Dick Lugar, The Tea Party, and (Here's Hoping!) The Future of American Politics
You remember Sen. Dick Lugar (R-Ind.), don't you? He's that guy back there by the dust-covered potted plant in the Senate (that would be Sen. Lautenberg), who's been hanging around for 36 years.
So what's new?
Mr. Lugar, who has not had a primary challenger since he first won election in 1976 and last contended with a race where the margin was close in 1982, is locked in a Republican primary fight for the seat he has held for six terms with the May 8 election fast approaching. A poll conducted late last month, the Howey/DePauw Indiana Battleground Poll, showed Mr. Lugar leading Richard E. Mourdock, the state's treasurer, 42 percent to 35 percent among likely primary voters, an advantage that is within the poll's margin of sampling error of plus or minus five points.
Why is Lugar in a race?
Tea Party groups and organizations like the Club for Growthand the National Rifle Association are questioning his conservative credentials, some pointing to positions he has taken in favor of the bank bailout, President Obama's Supreme Court nominees, the New Start nuclear arms control treaty, and more.
You can go here for a rundown on Lugar's voting record over the years.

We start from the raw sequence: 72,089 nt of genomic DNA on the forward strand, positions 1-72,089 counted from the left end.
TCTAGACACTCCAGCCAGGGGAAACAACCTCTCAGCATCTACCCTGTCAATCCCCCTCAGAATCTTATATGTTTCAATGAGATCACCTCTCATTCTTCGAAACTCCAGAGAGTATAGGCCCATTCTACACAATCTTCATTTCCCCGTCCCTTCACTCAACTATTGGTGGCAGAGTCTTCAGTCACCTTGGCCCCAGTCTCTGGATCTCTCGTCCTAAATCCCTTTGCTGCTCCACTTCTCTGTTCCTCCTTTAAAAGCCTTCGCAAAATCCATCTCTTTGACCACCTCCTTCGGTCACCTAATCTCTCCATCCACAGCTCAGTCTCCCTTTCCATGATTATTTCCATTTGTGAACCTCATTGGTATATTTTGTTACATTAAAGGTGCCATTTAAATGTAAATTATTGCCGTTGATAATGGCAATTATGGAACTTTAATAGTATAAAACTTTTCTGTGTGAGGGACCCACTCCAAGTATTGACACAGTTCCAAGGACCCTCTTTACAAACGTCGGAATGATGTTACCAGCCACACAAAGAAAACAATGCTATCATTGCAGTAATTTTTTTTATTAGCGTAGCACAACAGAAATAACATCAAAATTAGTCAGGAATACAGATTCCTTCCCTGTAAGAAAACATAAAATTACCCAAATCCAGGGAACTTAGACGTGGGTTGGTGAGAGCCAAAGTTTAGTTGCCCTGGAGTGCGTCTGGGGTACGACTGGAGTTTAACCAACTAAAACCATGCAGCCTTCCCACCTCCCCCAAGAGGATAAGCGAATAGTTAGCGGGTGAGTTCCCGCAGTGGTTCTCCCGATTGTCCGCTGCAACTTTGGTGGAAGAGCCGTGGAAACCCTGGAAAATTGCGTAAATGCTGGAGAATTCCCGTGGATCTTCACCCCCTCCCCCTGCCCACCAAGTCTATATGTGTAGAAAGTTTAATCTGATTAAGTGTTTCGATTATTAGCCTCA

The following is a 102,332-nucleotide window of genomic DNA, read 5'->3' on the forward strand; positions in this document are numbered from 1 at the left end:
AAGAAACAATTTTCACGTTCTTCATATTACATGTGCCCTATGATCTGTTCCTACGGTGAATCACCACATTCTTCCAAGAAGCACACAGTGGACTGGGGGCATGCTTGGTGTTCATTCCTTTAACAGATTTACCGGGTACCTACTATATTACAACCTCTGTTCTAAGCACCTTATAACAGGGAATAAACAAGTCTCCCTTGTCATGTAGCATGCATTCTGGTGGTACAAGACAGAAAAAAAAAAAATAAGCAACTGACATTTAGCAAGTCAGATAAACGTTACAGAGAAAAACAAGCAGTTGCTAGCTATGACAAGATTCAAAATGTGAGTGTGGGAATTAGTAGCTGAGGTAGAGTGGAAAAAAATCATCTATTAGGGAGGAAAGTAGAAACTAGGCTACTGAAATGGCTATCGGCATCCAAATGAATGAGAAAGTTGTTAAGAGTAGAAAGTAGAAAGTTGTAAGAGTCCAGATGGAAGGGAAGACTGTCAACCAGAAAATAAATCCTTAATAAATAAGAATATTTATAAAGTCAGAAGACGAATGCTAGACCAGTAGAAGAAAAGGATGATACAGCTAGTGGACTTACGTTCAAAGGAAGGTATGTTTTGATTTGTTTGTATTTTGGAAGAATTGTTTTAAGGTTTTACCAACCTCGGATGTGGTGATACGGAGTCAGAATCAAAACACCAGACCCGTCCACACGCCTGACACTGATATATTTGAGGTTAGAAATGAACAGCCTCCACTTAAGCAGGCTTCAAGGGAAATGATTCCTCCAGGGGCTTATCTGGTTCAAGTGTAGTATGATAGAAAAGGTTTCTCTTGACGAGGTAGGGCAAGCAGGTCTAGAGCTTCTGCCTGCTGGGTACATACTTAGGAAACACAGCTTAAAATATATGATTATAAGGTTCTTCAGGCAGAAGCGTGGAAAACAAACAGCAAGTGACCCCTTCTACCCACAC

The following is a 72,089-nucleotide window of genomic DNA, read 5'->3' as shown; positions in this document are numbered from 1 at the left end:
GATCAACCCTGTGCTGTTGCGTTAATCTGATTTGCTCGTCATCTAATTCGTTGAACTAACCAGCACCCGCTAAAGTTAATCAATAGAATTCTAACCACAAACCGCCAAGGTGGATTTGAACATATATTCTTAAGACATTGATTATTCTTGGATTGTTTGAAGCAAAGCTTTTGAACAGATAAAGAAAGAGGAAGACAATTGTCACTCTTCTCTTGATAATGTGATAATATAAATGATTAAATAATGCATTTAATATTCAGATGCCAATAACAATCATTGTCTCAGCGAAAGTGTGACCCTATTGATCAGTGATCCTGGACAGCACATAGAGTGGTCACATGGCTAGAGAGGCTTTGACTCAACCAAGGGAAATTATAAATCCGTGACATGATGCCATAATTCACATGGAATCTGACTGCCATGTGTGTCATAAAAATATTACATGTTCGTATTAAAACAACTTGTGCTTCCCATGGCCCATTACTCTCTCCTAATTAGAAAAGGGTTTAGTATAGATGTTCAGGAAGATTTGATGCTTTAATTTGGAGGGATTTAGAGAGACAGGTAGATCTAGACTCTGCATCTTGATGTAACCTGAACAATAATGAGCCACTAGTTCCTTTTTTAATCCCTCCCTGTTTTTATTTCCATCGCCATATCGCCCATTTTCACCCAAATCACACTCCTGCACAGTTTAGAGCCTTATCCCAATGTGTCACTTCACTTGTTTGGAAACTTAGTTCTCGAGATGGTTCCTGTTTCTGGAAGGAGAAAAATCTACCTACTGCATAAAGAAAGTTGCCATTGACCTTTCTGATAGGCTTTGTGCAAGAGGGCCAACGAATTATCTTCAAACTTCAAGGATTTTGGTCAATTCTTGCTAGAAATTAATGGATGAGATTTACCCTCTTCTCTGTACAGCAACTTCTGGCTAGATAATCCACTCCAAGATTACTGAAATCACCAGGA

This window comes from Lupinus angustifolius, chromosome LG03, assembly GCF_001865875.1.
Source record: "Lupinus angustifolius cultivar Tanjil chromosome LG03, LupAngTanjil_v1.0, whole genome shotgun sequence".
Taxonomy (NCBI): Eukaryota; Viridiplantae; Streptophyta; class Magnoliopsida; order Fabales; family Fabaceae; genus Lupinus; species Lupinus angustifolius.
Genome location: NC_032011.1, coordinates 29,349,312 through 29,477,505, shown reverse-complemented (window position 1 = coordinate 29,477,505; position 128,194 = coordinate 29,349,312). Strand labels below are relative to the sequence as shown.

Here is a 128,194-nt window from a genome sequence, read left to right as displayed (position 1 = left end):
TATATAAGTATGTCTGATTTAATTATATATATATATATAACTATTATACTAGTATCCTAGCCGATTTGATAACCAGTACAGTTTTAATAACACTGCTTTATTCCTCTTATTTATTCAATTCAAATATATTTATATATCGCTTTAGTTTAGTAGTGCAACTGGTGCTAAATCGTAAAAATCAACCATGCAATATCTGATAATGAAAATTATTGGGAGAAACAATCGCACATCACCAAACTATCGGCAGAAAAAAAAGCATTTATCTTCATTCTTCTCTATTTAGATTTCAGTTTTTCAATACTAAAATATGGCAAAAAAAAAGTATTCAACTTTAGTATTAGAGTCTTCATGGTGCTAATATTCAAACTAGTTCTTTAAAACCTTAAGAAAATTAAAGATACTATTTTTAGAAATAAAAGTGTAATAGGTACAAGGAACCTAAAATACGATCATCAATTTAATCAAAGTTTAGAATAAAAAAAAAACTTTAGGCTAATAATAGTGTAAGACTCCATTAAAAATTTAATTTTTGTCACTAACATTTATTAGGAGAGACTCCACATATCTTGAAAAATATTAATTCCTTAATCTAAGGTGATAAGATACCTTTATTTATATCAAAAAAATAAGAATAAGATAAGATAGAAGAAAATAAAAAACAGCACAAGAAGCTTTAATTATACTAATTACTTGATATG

I'm less interested in his specific record (it's not all bad, but there's a lot of junk in that, including support for No Child Left Behind, Medicare Part D, and the erosion of civil liberties) than in the fact that folks such as him and Battlin' Orrin Hatch in Utah (who is "doggone offended" by "radical libertarians") are at least being forced to actually get off their duffs to tell voters why they deserve a lifetime sinecure on the public dole.
That's as it should be in, well, a democracy. And it shows that contrary to many accounts, the tea party and related groups interested in cutting spending and the size of government, haven't gone away. These groups, bless their pointed little heads, are still willing to rock the boat, even when a "safe" seat for the phoney-baloney small-government GOP is on the line.
Independent voters—those not slavishly tethered to one party or another—will determine this and every other election for decades to come, just as independent shoppers decide the fate of brands in cars, electronics, you name it.
As Sen. Jim DeMint (R-S.C.) could tell you (he told Matt Welch and me, right here!), the GOP will become vibrant to the extent it starts taking cues and positions from the libertarian part of its members. And you know what? The same would be true for the Dems.
Read more in that vein in Matt Welch and my The Declaration of Independents: How Libertarian Politics Can Fix What's Wrong with America.